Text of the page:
On June , 00, the U.S. Intellectual Property Enorcement Coordinator (IPEC) issued theAdministration’s rst Joint Strategic Plan on Intellectual Property Enorcement (Strategy), which wasdeveloped in coordination with many Federal agencies, including the Departments o Commerce,Health and Human Services, Homeland Security (DHS), Justice (DOJ), and State, and the U.S. TradeRepresentative. As part o the Strategy, the Administration undertook to review existing laws to ensurethat they were eective and to identiy deciencies that could hinder enorcement. Based on thatreview, this White Paper identies specic recommended legislative changes, designed to increase theeectiveness o U.S. enorcement eorts. We will, o course, continue to assess existing legislation andrecommend any urther changes to the law as the need arises.Piracy and countereiting in the online environment are signicant concerns or the Administration. Theycause economic harm and threaten the health and saety o American consumers. Foreign-based andoreign-controlled websites and web services raise particular concerns or U.S. enorcement eorts. Weare aware that members o Congress share our goal o reducing online inringement and are consider-ing measures to increase law enorcement authority to combat websites that are used to distribute orprovide access to inringing products. We look orward to working with Congress on those eorts andthe recommendations contained in this paper in the coming year.Turning to the specic recommendations, the Administration recommends increasing the statutorymaxima or the ollowing oenses:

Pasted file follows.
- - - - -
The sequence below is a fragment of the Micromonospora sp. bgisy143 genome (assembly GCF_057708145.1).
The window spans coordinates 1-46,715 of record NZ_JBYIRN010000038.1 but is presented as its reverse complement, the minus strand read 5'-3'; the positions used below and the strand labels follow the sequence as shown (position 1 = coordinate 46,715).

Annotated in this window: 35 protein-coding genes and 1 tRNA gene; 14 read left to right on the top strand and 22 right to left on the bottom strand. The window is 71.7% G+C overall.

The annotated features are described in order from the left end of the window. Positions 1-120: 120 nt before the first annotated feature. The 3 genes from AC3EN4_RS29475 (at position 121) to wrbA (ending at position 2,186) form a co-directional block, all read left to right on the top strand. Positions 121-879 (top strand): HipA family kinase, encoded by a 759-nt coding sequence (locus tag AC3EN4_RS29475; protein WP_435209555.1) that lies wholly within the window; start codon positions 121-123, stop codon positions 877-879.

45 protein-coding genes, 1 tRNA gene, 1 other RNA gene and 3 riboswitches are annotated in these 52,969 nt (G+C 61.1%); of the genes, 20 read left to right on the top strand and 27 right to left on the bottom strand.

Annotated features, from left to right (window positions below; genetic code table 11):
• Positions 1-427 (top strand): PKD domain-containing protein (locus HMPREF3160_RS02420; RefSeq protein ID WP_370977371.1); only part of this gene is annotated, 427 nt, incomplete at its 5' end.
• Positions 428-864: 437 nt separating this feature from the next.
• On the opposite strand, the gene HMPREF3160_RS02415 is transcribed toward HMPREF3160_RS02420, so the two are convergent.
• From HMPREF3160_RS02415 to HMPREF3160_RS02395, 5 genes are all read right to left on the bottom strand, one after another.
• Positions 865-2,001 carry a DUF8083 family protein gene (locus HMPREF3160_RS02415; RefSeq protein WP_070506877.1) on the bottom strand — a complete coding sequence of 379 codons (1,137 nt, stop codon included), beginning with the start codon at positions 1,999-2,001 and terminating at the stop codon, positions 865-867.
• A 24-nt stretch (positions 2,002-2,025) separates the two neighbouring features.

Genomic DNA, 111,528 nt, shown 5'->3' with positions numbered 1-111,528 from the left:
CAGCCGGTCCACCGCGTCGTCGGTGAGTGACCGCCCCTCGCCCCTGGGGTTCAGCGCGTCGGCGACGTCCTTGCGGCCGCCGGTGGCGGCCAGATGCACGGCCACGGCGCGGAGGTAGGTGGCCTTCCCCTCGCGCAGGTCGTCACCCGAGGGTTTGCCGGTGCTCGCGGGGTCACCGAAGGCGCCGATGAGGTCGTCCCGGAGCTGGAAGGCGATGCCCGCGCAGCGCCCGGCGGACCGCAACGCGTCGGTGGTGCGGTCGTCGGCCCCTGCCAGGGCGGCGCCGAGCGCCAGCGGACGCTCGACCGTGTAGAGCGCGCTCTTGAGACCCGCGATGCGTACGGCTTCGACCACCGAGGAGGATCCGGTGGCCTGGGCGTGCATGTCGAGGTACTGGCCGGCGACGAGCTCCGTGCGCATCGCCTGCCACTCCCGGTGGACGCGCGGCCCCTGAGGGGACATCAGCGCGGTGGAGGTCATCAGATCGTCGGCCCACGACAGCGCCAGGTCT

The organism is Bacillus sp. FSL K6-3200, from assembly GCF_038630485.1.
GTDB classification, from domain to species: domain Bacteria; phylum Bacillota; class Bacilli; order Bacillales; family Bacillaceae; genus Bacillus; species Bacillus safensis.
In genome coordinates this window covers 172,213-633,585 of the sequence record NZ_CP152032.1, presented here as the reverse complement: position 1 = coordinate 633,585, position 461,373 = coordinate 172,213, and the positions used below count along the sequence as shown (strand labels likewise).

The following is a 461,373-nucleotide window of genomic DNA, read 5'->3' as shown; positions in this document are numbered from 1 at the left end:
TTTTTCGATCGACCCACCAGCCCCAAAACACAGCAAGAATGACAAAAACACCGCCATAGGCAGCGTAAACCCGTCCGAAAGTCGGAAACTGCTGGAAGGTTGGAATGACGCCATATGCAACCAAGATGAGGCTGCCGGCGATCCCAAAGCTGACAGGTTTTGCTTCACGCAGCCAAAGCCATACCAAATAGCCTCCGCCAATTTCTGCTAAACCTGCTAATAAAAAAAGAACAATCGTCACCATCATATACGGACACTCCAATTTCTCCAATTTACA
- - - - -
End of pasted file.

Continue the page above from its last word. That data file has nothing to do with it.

Increase the statutory maximum or economic espionage (8 U.S.C. § 83) rom 5 years inprison to at least 0 years in prison; and
Increase the statutory maxima or drug oenses under the Federal Food, Drug and CosmeticAct (FFDCA), particularly or countereit drug oenses.The Administration recommends that Congress: () direct the U.S. Sentencing Commission to increasethe U.S. Sentencing Guideline range or intellectual property oenses; () require the U.S. SentencingCommission to consider ve specic categories o changes to the Guidelines; and (3) require the U.S.Sentencing Commission to act within 80 days o such legislation being adopted (including issuing areport explaining why it has not adopted any o the specic recommendations). The ve categories o specic recommendations or the U.S. Sentencing Commission are:
Increase the U.S. Sentencing Guideline range or the thet o trade secrets and economic espio-nage, including trade secrets transerred or attempted to be transerred outside o the U.S.;
Increase the U.S. Sentencing Guideline range or trademark and copyright oenses wheninringing products are knowingly sold or use in national deense, national security, criticalinrastructure, or by law enorcement.
Increase the U.S. Sentencing Guideline range or intellectual property oenses committed byorganized criminal enterprises/gangs;